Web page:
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The Importance of Veteran’s Mental Health - Manaskriti

Hundreds of thousands of war veterans suffer from PTSD, post-traumatic stress disorder, a disorder that develops when a person has experienced or witnessed scary, shocking, terrifying, or dangerous events that are stressful and traumatic. Many of the nation's heroes have served on the front lines and have seen their brothers in arms lose their lives fighting for their country. They’ve witnessed, first-hand, innocent lives being lost, not once, but hundreds of times over, and have continued to fight with a single-minded dedication. By teaching our future generation about the sacrifice they’ve made, not only of their personal lives, and of the lives of their brethren, but also of their emotional and mental well-being, we build awareness for the work the nation’s protectors do. We grow and nurture compassion for these warriors who have risked their lives for us.


Accounts of psychological symptoms following military trauma go back to ancient times. Before U. S. military efforts, an Austrian physician named Josef Leopold (1761) described “nostalgia” among soldiers, saying that those who had been exposed to military trauma reported missing home, feeling sad, having sleep problems, and anxiety. However, the American Civil War (1861-1865) and the Franco-Prussian War (1870-1871) marked the first of formal medical attempts that addressed the problems that military veterans faced when exposed to combat. They described PTSD-like symptoms and created a model of psychological injury that existed into the Civil War. The second model of this condition insinuated a physical injury as the cause of the symptoms and was called “soldier’s heart” or “irritable heart” which was marked by a rapid pulse, anxiety, and trouble breathing. Many medical professionals believed that it was related to underlying neurological causes, but no one pinpointed the specific cause.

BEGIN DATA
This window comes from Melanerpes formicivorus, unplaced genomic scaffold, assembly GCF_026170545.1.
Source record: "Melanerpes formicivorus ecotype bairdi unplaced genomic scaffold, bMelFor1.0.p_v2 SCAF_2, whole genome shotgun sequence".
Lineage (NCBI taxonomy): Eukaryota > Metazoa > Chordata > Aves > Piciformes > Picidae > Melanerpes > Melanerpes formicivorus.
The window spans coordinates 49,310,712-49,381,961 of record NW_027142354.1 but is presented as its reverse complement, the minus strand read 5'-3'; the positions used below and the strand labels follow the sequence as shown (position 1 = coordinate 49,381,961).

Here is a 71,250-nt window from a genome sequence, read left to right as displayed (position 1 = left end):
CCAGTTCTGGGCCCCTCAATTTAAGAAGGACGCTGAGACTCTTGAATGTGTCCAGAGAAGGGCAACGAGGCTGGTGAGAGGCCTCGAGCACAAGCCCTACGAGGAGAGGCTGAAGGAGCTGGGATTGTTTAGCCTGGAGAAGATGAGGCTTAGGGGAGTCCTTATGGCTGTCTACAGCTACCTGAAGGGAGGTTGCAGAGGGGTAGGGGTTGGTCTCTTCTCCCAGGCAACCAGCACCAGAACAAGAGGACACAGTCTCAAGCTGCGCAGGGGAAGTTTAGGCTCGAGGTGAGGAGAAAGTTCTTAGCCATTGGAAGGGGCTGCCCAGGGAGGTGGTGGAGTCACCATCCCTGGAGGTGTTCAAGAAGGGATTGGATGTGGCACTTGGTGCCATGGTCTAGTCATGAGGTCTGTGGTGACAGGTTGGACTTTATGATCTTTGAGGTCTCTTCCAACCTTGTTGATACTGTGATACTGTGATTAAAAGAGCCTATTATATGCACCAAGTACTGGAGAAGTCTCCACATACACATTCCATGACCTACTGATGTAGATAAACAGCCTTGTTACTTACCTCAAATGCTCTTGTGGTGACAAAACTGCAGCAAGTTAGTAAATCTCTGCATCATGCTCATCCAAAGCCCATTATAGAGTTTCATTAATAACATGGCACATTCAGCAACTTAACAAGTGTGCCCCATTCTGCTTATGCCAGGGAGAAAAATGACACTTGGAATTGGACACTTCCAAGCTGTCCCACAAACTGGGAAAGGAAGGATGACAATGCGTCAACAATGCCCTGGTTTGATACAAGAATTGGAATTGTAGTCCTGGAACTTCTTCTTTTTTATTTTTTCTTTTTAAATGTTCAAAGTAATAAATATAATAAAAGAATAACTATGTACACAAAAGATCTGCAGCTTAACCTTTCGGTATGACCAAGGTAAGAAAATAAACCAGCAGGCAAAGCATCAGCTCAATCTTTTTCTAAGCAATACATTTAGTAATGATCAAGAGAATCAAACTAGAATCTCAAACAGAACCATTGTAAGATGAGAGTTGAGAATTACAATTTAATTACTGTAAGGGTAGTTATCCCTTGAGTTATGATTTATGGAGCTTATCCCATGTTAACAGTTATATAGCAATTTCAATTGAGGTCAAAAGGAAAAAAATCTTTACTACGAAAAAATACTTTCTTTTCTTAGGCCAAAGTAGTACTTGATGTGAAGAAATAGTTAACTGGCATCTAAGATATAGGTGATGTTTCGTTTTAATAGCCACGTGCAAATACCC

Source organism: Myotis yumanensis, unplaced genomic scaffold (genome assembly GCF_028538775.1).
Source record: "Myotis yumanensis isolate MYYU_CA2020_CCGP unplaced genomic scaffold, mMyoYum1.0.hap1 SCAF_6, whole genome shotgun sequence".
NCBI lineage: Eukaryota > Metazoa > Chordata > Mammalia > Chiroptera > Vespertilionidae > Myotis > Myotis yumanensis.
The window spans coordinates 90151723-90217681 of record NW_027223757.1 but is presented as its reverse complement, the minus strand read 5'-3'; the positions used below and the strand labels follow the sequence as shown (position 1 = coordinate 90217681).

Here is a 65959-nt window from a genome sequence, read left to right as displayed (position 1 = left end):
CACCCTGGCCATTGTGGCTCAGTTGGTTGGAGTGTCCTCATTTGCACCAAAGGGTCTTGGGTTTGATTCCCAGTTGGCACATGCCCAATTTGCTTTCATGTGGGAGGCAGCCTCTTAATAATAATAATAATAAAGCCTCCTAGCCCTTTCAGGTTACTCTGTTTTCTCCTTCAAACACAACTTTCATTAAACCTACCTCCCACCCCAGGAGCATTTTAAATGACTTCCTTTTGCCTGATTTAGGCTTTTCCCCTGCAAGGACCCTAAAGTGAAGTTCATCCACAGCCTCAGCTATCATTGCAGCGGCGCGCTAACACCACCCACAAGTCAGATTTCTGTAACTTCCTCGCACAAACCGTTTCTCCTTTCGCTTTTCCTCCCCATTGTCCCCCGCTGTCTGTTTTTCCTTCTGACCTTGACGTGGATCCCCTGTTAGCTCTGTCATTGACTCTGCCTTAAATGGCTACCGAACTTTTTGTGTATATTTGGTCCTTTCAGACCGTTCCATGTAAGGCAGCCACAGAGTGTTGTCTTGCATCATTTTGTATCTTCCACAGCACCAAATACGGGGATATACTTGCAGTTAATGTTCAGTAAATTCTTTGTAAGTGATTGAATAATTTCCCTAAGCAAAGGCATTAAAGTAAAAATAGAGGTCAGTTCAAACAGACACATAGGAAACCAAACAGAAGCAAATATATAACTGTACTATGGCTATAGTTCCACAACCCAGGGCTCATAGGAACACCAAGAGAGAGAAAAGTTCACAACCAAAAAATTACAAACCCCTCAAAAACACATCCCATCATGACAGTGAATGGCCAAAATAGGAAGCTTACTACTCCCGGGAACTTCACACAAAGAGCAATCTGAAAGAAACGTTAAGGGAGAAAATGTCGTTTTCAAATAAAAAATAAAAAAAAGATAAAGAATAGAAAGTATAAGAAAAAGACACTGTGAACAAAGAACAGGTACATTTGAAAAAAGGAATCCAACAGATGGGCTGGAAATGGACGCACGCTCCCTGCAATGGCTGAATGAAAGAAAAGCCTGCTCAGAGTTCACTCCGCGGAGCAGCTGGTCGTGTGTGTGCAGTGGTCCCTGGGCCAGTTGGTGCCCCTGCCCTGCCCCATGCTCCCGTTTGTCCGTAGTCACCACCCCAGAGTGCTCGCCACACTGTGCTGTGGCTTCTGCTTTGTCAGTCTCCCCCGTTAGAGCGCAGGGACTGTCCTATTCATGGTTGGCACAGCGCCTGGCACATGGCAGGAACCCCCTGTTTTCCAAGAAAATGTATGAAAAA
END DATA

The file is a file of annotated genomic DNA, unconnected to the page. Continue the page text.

During World War I, soldiers were often given medication to treat their symptoms, and the underlying cause wasn’t ever treated. At that time, symptoms of modern-day PTSD were known as “shell shock” because it was seen as a reaction to the explosives in artillery shells. Later, this diagnosis was replaced by Combat Stress Reaction. An account of CSR can be found in Stephen Crane’s Red Badge of Courage which describes the reaction of a new Union Army recruit when faced with the first barrage of Confederate Artillery. This new “version” of PTSD symptoms was treated using the “PIE” method (Proximity, Immediacy, and Expectancy). PIE required treating casualties without delay and making sure sufferers expected complete recovery so they could combat after rest.


In 1952, the American Psychiatric Association (APA) produced the first Diagnostic Statistical Manual of Mental Disorders (DSM-I) which talked about people with symptoms from traumatic events such as disaster and combat. The DSM-II included “adjustment reaction to adult life” which was insufficient to capture a PTSD-like condition. By DSM-5 (2013) the criteria of PTSD were heavily revised and showed that 4% of every American man and 10% of every American woman would’ve been diagnosed with PTSD in their lifetime. Nowadays, PTSD is no longer identified as an Anxiety Disorder but also as a Trauma- and Stressor-Related Disorder.

With the history of PTSD mainly focusing on research based on veterans, the trauma and suffering they go through is visible, and yet they continue to focus on serving our nation to keep us safe. Educating ourselves about their work and effort extends far beyond just our knowledge, but also translates into our compassion towards them. It translates into our actions when we meet a veteran and our subconscious actively works to keep them in our thoughts all of the time.


Although soldiers are known to be tougher than the average person, both physically and mentally, they remain human and are just as susceptible to human issues as the next person. Educating ourselves and generations coming of this, reminding them that we’re all working towards the same goal, and reminding them that soldiers who have served our country are now living with these traumatic memories and ideas helps us develop compassion and empathy towards our heroes and allows us to work to help them to our full extent.


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